Mitochondrial permeability transition pore (mPTP) opening was assessed using the calcein-cobalt assay . MEFs were cultured in the presence or absence of glutathione (10 mM, 24 hr), NAC (20 mM, 24 hr), H2O2 (500 µM, 3 hr) or pyocyanin (100 µM, 24 hr). Trypsinized cells were incubated in DMEM with calcein-AM (1 µM, Molecular Probes) at 37°C in the dark. After 30 min, CoCl2 (1 mM, Sigma) was added and the cells were incubated for another 10 min at 37°C in the dark. The fluorescence signal of mitochondria-trapped calcein was analyzed using a FACSCalibur flow cytometer at the excitation wavelength of 530 nm (FL-1). For each experiment, calcein fluorescence from 30,000 cells was acquired using FACSCalibur flow cytometer and the median value analysis was obtained using the FlowJo software. To determine the effect of antioxidant or oxidant treatment on mPTP, MEFs were cultured on glass bottom culture dishes with or without glutathione (10 mM, 24 hr), NAC (20 mM, 24 hr), H2O2 (500 µM, 3 hr) or pyocyanin (100 µM, 24 hr), then loaded with calcein-AM (1 µM) in the presence or absence of CoCl2 (1 mM), and Mitotracker Red (150 nM, Molecular Probes) in 1× HBSS for 20 min at 37°C and washed in 1× HBSS. Images of live cells were captured sequentially for calcein fluorescence (excitation: 473 nm, emission range: 490–540 nm) and Mitotracker Red (excitation: 559 nm, emission range: 575–675 nm) using an Olympus FluoView FV1000 confocal microscope. The quantification of the fluorescence was analyzed using the ImageJ software.
ROS production was measured using 3 different specific dyes. Intracellular H2O2 production was determined by measuring the fluorescence intensity of Amplex Red dye (Molecular Probes) in isolated mitochondria using the mitochondrial isolation kit from Sigma following the manufacturer’s instruction or in intact cells. Intracellular superoxidase anion and mitochondrial superoxide production were measured in intact cells using Dihydroethidium (DHEt, Molecular Probes) and Mitotracker CM-H2XROS (Molecular Probes), respectively. For each dye, MEFs or isolated mitochondria were resuspended in 1× HBSS and loaded with 100 µl of Amplex Red Buffer (10 µM Amplex Red, 10 mM succinate, 0.2 units/ml Horse Radish Peroxidase, Sigma), DHEt (2 µM in 1× HBSS) or CM-H2XROS (2 µM in 1× HBSS) in 96 well plates. The time course of changes of fluorescence spectra was measured using the Synergy HT (Bioteck, Winooski, VT) plate reader. Amplex Red and DHEt were excited at 530±12.5 nm, and their emission was measured at 590±17.5 nm, whereas CM-H2XROS Mitotracker was excited at 560±10 nm, and its emission was measured at 620±20 nm. For live cell imaging of ROS production, MEFs in glass bottom dishes were loaded with Mitotracker Green (200 nM) and Amplex Red (2.5 µM), DHEt (2.5 µM) or MitoSOX Red (2.5 µM, Molecular Probes) in 1× HBSS for 30 min at 37°C and then washed 3 times with 1× HBSS. Images were captured sequentially for Amplex Red, DHEt and MitoSOX fluorescence (excitation: 559 nm, emission range: 575–675 nm) and Mitotracker Green (excitation: 473 nm, emission range: 490–540 nm) using an Olympus FluoView FV1000 confocal microscope. The quantification of the fluorescence was analyzed using the ImageJ software.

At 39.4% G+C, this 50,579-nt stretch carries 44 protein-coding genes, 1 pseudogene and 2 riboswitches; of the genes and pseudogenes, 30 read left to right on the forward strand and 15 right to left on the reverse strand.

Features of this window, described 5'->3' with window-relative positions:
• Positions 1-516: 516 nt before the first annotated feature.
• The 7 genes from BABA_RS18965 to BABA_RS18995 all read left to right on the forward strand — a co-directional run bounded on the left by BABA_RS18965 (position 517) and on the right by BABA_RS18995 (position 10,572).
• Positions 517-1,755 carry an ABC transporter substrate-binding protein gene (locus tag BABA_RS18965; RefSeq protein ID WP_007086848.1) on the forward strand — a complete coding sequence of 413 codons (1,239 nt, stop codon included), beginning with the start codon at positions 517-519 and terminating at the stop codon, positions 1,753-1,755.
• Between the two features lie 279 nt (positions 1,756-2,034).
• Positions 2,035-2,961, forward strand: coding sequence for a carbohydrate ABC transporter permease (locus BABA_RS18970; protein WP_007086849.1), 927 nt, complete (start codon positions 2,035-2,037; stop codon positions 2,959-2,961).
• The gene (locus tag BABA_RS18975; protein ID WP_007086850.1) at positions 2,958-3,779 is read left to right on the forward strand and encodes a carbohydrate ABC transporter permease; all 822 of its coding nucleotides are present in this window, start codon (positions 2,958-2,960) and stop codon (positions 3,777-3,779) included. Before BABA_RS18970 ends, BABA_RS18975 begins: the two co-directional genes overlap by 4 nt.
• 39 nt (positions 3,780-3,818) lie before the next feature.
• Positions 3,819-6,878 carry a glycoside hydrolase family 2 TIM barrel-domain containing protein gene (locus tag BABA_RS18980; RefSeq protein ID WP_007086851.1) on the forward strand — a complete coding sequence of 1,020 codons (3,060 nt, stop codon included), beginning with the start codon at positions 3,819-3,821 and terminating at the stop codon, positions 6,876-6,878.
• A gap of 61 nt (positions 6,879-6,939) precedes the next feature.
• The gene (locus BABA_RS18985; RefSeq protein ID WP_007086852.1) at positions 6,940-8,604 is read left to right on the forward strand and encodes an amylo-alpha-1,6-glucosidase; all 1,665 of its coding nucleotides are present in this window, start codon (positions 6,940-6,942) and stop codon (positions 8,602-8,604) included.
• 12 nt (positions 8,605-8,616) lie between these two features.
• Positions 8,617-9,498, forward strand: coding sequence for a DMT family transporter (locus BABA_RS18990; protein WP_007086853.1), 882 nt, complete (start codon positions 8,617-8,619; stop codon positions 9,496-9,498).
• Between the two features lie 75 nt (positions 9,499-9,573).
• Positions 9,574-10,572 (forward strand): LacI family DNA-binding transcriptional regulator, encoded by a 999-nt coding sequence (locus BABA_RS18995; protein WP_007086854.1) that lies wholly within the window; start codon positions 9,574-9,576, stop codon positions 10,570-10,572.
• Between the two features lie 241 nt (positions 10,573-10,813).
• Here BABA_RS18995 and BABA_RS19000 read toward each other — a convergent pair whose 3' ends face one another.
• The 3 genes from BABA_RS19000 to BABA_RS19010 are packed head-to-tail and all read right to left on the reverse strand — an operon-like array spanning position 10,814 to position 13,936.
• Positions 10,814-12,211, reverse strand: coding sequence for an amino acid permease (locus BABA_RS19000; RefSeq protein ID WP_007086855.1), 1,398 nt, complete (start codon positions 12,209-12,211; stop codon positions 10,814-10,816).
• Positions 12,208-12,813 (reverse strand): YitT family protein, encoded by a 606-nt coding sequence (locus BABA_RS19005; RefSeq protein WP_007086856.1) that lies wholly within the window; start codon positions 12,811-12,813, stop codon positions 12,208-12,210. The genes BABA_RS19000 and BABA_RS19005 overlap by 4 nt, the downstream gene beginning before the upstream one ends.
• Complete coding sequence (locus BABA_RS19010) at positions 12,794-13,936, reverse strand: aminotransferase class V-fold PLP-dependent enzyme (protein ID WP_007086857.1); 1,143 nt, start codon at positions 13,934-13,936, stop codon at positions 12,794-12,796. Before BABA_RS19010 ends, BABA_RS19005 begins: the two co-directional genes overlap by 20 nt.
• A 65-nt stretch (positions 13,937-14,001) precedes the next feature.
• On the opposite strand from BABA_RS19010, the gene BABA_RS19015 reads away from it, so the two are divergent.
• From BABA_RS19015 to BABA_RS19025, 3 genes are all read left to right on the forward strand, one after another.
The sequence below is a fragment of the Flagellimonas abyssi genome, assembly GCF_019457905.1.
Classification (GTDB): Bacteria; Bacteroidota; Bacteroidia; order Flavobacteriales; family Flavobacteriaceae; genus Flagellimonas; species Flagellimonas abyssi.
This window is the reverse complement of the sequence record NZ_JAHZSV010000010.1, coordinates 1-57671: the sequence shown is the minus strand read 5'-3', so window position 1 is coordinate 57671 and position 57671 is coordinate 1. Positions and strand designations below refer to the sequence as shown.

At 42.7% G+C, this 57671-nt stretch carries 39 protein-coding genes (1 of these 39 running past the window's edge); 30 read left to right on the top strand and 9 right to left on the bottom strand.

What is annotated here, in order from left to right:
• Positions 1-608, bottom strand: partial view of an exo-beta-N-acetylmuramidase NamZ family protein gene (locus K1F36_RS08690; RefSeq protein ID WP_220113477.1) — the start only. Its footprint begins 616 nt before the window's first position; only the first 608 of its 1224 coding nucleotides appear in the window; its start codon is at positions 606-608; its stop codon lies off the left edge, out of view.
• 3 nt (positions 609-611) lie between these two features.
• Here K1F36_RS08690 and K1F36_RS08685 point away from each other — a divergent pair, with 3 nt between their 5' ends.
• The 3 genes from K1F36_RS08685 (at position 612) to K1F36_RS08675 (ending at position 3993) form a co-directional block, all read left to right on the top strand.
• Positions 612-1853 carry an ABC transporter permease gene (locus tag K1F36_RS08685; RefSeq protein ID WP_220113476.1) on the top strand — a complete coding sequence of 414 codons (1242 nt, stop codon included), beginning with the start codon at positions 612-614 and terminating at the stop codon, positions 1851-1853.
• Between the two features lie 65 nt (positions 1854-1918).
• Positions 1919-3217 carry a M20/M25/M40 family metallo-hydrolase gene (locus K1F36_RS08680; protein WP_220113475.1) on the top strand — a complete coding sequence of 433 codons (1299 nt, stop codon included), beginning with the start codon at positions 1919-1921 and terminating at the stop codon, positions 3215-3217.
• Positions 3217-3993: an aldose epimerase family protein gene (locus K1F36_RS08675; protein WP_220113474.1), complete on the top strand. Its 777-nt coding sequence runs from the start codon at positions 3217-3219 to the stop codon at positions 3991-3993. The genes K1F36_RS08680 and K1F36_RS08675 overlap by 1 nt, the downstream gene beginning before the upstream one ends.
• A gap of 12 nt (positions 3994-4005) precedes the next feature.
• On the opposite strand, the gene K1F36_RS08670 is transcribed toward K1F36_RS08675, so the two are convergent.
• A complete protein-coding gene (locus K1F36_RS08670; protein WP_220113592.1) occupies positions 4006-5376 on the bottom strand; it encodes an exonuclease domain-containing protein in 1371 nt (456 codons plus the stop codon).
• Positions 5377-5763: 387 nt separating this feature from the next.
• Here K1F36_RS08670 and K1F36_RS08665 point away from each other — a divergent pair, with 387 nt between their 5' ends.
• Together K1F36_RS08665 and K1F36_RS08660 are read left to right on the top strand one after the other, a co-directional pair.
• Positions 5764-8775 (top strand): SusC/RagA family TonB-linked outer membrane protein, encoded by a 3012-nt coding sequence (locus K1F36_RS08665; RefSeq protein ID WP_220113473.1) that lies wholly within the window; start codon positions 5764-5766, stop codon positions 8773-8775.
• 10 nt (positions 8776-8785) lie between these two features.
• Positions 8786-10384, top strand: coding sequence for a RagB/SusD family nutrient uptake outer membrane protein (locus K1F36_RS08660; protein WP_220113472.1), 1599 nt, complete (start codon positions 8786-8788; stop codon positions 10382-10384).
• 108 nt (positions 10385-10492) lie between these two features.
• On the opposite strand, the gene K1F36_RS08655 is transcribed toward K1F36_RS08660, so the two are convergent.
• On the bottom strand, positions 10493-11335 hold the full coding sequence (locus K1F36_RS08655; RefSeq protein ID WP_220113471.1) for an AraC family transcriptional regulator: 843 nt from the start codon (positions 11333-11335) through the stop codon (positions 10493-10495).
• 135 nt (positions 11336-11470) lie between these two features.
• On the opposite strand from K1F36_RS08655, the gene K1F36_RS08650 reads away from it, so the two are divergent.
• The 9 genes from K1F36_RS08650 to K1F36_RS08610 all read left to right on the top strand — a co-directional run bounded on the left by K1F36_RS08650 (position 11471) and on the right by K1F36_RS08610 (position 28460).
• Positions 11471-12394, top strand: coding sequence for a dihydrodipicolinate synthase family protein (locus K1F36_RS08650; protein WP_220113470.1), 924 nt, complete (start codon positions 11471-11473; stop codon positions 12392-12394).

The FCCP releasable pool of intracellular calcium was measured by adapting a previously described method . Briefly, MEFs were loaded with Fura-2 AM (5 µM) (Molecular probes) in HCSS buffer (120 mM NaCl, 5.4 mM KCl, 0.8 mM MgCl2, 2 mM CaCl2, 15 mM glucose and 20 mM HEPES, pH 7.3) for 45 min at 37°C and imaged using a Leica DMI6000 microscope (Leica Microsystems GmbH, Wetzlar, Germany). After 10 sec of recording, cells were incubated for 10 more sec in HCSS-Ca2+ deficient buffer containing EGTA (5 mM) and then treated with FCCP (1 µM) in HCSS- Ca2+ deficient buffer using an 8-channel gravity perfusion system (ALA Scientific Instrument, Farmingdale, NY, USA). Imaging processing and data analysis were performed using the LAS AF software (Leica).
Pooled results are expressed as means ± SEM. Statistical analysis was performed with the GraphPad Prism software (GraphPad Software, Inc., San Diego, CA, USA) using the non paired Student t-test for pairwise comparisons or using the ANOVA Newmann-Keuls multiple comparison test for one-way analysis of variance.
A recent report showed that mitochondrial respiration is impaired in immortalized DJ-1−/− MEFs . To investigate how loss of DJ-1 affects mitochondrial respiration, we established primary MEFs from DJ-1−/− and wild-type embryos and then assessed mitochondrial respiratory activity in these MEFs. We first measured endogenous respiratory activity of primary MEFs energized with glucose (10 mM) and did not find any difference in the endogenous respiration between DJ-1−/− and +/+ MEFs (Fig. 1A). Using Seahorse XF24 we also measured basal and maximal respiration, and still did not find any genotypic differences in basal and maximal respiration between DJ-1−/− and +/+ MEFs (Fig. 1B). The maximal respiration was determined after sequential addition of complex V inhibitor oligomycin and mitochondrial uncoupler FCCP minus the nonmitochondrial respiration evaluated by rotenone, an inhibitor of complex I activity .